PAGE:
I knew Frank before there was a Maria Schneider Orchestra. Before either of us moved to New York. Ron Horton just reminded me that I told him about Frank, and suggested they get in touch, back when Ron and I lived in Boston (years later, the two of them became co-founders of the Jazz Composers Collective). So Frank and I go way back. Neither of us could remember exactly how we met—probably at some Washington, D.C. jam session—but it was sometime in 1979 or ’80. He always spoke fondly of our first gigs, at the Boar’s Head Inn somewhere in Virginia, where I would show up in my 1949 Plymouth loaded with instruments.
After we both ended up in New York, he landed a steady piano gig at the Village Corner on Bleecker Street (“At the Corner of Walk and Don’t Walk”), where he held forth for years, playing solo for an assortment of drunks, characters, and—sometimes—music fans. I used to pop in there and see him, and we would chat. He had an edge in those days, an irritable side, that noticeably mellowed out when he married his wonderful Maryanne [de Prophetis]. He seemed a much happier person after that, more relaxed about life, although he kept his BS meter finely tuned and always at the ready.
I can’t recall if I had a hand in bringing Frank to Maria’s attention or not, but he became a tirelessly loyal collaborator for some 30 years—as indispensable to her music as Hodges was to Duke. I have so many pictures in my mind of the two of them hunched over the piano, figuring out how to stop the strings and where, and with what materials, to get the many otherworldly effects heard in the Winter Morning Walks project with Dawn Upshaw.
Frank did everything his own way. He never owned a cellphone. He never practiced, believing in “saving it for the gig.” His political views were decidedly liberal, and some of the ways he expressed those views were legendary. Few of us will forget his refusal to cut his hair for the entirety of G.W. Bush’s eight-year tenure in the White House.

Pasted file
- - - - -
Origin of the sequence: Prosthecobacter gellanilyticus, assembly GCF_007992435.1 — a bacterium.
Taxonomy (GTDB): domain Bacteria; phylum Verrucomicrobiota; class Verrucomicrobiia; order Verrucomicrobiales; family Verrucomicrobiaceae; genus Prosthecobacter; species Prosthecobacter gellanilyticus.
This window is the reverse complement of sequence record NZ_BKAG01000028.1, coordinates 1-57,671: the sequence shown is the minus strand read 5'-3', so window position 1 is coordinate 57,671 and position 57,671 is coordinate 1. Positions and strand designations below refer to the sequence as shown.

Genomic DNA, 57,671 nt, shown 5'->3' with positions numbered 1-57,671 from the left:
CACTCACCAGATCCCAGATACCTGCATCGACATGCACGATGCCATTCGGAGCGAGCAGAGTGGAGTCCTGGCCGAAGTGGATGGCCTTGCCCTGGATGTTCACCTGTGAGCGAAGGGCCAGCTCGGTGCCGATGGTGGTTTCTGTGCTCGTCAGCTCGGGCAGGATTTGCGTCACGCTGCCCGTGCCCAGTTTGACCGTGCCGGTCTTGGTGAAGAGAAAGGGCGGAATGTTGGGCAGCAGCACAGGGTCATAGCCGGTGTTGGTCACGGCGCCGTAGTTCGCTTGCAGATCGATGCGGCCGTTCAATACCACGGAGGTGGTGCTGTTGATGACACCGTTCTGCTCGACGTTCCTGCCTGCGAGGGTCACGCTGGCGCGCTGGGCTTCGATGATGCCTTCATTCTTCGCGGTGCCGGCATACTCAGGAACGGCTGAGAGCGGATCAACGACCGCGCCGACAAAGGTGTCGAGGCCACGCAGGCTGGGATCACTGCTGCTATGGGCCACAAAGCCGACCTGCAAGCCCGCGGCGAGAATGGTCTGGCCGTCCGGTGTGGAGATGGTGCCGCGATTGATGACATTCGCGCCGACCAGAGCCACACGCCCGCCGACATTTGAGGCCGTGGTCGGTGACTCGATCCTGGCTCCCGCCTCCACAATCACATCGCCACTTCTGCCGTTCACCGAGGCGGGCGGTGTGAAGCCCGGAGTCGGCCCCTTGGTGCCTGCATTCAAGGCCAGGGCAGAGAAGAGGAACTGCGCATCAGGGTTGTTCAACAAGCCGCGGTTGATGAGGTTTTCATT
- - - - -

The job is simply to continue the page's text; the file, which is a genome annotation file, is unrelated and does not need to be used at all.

Most of our live duo performances consisted of tunes, and we had developed a way of moving in and out of tunes that involved a very special kind of communication, which I can honestly say only happens with a very few people. That’s part of what hurts so much: I’ve not only lost a friend, but I’ve lost that music—the music that only happens when I play with that person.
When Frank tapped me to record, with Rufus Reid and Billy Drummond, a mammoth six-CD set of all known Thelonious Monk compositions [Monk’s Dreams], I was stunned. What an incredible opportunity to learn, grow, and play great music with great people. We had an amazing six days of music and camaraderie out at Maggie’s Farm in rural Pennsylvania, and managed to get good takes of all 70 tunes. I will always be grateful for that experience. One of my favorite tracks, though, is one of the few I don’t play on: “Functional,” a little unaccompanied blues piano gem. I was moved to write to Frank about it: “I don’t know too many cats who can play like that.”
There are so many regrets when someone like this leaves. The unsaid words. The unfinished projects. The missed opportunities that now will never come again. One of those that will haunt me for a very long time came when the Monk group was scheduled to perform a livestream from Smalls—as my own quartet had done a couple months before, in an empty club—for Monk’s birthday in October. Three weeks before the gig, we were told there would now be an audience of 20, and I got nervous. Much as I wanted to play, I asked the others if this was really a good idea. Rufus seconded my concerns, and nobody wanted to do the gig if I wasn’t comfortable about it. Frank took a raincheck from Smalls, telling me, “Don’t give it a second thought. We can do it at another time.” Then we were offered another date in late November, again with the audience, and the COVID situation wasn’t any better. This time I was really in agony over it, and suggested that maybe they should just do the gig with another horn player. Frank wouldn’t hear of it. “We can’t do it without you,” he said. “I can’t imagine you not being there.” So those gigs didn’t happen, and despite his optimism, now they never will … and I must live with the fact that my fears of COVID took away my last two chances to ever play music with that wonderful group.
Now, as I look out the window and watch the sun finally set on this year of heartbreak and death, I find it is my unhappy turn to say, after 40 years of friendship and music, “Frank … I can’t imagine you not being there.”
This tribute originally appeared in longer form on the ScienSonic Laboratories website (sciensonic.net).